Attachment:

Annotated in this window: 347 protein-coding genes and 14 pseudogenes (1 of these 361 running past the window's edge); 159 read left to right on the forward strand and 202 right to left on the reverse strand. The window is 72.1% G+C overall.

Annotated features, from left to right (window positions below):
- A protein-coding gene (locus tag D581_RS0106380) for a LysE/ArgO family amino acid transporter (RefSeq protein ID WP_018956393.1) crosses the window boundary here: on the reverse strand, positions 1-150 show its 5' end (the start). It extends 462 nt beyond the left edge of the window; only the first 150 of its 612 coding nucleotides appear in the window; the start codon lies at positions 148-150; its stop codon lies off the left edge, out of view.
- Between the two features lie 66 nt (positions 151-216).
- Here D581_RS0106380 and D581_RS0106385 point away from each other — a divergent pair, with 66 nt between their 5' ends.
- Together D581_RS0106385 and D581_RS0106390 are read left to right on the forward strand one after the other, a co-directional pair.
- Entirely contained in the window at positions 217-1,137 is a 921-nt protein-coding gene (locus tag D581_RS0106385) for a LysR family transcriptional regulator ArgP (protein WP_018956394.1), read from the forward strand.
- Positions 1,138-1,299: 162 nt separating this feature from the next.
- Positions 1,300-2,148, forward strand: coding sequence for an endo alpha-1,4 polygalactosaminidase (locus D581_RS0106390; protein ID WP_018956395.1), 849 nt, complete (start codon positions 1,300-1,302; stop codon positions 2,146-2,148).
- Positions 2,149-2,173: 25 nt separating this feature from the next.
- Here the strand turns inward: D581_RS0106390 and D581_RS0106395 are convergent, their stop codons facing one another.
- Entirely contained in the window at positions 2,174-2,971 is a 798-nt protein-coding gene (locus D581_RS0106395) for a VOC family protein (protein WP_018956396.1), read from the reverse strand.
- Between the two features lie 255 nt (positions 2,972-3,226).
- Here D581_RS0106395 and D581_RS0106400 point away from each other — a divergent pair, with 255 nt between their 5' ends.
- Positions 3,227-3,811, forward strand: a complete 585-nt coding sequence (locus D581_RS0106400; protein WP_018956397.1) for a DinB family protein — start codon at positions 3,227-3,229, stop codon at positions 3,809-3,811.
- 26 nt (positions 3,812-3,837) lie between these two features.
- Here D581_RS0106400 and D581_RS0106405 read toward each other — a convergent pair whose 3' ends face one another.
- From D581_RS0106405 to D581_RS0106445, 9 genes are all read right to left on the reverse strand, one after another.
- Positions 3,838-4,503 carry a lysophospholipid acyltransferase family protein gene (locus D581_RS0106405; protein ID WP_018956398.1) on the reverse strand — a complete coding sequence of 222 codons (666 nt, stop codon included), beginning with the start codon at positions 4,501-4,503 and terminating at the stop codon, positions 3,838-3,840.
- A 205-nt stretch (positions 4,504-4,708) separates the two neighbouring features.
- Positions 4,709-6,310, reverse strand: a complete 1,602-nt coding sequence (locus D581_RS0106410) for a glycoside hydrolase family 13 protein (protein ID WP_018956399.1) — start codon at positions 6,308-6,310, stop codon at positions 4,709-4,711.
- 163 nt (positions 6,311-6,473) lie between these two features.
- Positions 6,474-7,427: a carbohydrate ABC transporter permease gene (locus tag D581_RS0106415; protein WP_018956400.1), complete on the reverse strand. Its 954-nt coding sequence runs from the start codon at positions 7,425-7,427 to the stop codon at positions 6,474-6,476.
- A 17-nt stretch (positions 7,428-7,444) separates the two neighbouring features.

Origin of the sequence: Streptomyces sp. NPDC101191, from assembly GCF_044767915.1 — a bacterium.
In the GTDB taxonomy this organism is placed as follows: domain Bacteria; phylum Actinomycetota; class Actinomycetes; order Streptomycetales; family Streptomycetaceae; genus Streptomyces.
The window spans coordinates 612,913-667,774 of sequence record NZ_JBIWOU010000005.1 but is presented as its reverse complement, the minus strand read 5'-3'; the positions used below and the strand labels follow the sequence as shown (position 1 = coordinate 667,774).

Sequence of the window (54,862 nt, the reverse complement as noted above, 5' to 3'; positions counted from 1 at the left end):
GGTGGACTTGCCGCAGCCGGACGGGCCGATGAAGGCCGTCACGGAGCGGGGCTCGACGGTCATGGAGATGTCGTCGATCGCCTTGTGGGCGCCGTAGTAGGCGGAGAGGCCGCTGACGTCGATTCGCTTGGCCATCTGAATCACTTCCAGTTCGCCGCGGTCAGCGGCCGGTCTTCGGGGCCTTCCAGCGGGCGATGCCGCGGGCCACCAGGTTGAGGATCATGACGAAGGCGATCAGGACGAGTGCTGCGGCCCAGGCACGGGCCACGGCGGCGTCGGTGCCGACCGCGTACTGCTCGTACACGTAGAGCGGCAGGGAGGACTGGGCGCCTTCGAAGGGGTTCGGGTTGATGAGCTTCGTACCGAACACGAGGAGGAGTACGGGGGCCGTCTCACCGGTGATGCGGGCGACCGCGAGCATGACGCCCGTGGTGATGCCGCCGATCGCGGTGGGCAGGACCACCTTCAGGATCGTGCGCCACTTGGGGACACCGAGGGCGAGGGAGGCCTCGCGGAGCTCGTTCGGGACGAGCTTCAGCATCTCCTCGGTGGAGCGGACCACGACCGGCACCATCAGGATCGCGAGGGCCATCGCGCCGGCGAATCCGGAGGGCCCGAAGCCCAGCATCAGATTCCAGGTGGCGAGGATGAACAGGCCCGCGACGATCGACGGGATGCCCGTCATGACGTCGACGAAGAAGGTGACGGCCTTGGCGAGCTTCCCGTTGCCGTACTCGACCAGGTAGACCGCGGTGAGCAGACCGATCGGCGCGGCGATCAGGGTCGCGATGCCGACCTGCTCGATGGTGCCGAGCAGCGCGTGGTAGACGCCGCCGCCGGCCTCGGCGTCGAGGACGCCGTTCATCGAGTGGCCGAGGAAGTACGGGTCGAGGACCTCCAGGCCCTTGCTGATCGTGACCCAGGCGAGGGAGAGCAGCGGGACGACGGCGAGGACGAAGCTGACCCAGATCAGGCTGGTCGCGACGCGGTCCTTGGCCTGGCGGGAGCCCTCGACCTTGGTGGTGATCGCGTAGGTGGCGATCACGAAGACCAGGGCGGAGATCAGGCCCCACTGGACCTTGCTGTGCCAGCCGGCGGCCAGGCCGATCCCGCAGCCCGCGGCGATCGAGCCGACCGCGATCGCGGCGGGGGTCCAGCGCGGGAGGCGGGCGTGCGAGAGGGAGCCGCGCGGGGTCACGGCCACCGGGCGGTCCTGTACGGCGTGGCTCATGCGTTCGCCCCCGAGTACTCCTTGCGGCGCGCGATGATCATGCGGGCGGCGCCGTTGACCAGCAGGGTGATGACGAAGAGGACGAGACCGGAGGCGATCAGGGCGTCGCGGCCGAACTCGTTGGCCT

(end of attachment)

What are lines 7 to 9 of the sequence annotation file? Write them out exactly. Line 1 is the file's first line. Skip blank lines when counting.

- Entirely contained in the window at positions 217-1,137 is a 921-nt protein-coding gene (locus tag D581_RS0106385) for a LysR family transcriptional regulator ArgP (protein WP_018956394.1), read from the forward strand.
- Positions 1,138-1,299: 162 nt separating this feature from the next.
- Positions 1,300-2,148, forward strand: coding sequence for an endo alpha-1,4 polygalactosaminidase (locus D581_RS0106390; protein ID WP_018956395.1), 849 nt, complete (start codon positions 1,300-1,302; stop codon positions 2,146-2,148).